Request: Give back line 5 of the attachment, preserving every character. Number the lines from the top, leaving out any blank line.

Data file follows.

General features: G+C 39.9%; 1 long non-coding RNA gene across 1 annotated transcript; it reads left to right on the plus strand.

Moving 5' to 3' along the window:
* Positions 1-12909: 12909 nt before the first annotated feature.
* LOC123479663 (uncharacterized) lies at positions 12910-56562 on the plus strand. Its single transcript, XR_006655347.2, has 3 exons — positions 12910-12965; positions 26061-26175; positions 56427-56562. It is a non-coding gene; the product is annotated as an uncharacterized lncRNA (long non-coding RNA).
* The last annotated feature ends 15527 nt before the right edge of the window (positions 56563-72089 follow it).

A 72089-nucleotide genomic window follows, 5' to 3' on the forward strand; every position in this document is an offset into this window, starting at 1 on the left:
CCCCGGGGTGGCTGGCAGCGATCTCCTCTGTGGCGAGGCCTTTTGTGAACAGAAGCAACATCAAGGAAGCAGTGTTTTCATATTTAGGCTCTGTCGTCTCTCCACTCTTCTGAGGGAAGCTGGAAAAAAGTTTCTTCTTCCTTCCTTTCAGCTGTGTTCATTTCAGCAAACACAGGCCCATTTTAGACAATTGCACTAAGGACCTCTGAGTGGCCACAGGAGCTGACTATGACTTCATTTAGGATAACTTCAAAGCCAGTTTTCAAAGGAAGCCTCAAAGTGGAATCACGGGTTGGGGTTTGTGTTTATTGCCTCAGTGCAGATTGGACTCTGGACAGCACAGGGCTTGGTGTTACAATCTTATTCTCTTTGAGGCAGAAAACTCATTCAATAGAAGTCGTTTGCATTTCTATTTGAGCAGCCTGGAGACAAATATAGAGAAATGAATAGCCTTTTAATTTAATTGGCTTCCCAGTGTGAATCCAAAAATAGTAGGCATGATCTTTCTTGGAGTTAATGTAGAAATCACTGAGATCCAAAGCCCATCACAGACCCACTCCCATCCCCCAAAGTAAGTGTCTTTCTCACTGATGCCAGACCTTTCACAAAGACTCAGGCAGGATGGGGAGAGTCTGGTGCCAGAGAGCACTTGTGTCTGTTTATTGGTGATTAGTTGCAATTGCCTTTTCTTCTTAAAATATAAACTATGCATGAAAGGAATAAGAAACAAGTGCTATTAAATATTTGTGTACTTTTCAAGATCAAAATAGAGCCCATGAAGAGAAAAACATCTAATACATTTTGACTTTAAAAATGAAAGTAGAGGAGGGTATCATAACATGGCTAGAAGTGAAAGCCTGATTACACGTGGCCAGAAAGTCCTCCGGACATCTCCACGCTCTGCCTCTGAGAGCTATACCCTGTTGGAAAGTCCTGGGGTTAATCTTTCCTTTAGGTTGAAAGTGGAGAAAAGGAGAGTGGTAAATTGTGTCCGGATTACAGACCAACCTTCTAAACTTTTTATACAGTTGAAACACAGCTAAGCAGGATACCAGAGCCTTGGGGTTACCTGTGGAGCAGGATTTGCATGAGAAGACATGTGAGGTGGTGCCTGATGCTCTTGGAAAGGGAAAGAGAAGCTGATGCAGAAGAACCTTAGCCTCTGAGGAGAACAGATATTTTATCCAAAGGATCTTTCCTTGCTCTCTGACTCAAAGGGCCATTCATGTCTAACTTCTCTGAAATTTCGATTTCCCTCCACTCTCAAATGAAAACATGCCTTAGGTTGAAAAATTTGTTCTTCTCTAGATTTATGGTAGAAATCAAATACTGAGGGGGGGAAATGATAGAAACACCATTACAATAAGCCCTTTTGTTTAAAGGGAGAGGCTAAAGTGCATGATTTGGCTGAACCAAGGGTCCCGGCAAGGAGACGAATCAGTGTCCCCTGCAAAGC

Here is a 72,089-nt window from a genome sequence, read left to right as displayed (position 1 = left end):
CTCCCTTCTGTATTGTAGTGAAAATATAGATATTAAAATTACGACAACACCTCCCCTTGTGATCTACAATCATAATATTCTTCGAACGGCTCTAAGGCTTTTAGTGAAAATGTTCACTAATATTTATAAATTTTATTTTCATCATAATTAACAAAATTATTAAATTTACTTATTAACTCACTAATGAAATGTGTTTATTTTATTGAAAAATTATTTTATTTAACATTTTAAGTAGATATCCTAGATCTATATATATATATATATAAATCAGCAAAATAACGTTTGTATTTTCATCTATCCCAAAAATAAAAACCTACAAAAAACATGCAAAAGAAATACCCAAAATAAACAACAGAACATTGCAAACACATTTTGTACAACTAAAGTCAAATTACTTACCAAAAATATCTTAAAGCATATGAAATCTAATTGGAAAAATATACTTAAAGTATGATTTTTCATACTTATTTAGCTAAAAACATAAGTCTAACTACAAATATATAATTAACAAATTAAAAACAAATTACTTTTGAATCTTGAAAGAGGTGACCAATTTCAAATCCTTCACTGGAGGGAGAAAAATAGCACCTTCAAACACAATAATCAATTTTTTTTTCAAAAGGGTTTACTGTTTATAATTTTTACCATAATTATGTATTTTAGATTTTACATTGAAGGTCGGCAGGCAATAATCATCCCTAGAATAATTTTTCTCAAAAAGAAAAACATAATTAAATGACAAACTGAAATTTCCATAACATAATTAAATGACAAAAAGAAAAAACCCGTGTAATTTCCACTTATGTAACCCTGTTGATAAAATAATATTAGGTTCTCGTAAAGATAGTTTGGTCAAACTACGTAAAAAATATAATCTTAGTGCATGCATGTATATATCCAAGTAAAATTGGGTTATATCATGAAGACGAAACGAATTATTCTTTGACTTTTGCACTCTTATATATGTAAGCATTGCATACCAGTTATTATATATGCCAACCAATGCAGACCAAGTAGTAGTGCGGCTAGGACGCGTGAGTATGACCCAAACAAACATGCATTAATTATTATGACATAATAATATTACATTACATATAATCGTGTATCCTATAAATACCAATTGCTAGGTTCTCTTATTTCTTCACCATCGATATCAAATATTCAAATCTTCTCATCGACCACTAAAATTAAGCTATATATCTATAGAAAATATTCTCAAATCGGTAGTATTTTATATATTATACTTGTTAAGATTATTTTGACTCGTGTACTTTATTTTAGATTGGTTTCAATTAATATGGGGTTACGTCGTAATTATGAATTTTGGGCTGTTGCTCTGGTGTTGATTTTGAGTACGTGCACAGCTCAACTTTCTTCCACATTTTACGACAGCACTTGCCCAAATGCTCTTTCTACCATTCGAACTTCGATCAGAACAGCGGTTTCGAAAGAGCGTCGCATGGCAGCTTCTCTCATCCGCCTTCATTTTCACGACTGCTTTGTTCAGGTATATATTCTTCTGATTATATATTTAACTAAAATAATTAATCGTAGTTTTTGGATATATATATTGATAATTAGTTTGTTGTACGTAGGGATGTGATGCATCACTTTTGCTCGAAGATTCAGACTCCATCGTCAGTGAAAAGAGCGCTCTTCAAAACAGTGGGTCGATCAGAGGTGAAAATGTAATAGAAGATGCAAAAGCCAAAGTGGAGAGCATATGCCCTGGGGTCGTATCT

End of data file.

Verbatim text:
* The last annotated feature ends 15527 nt before the right edge of the window (positions 56563-72089 follow it).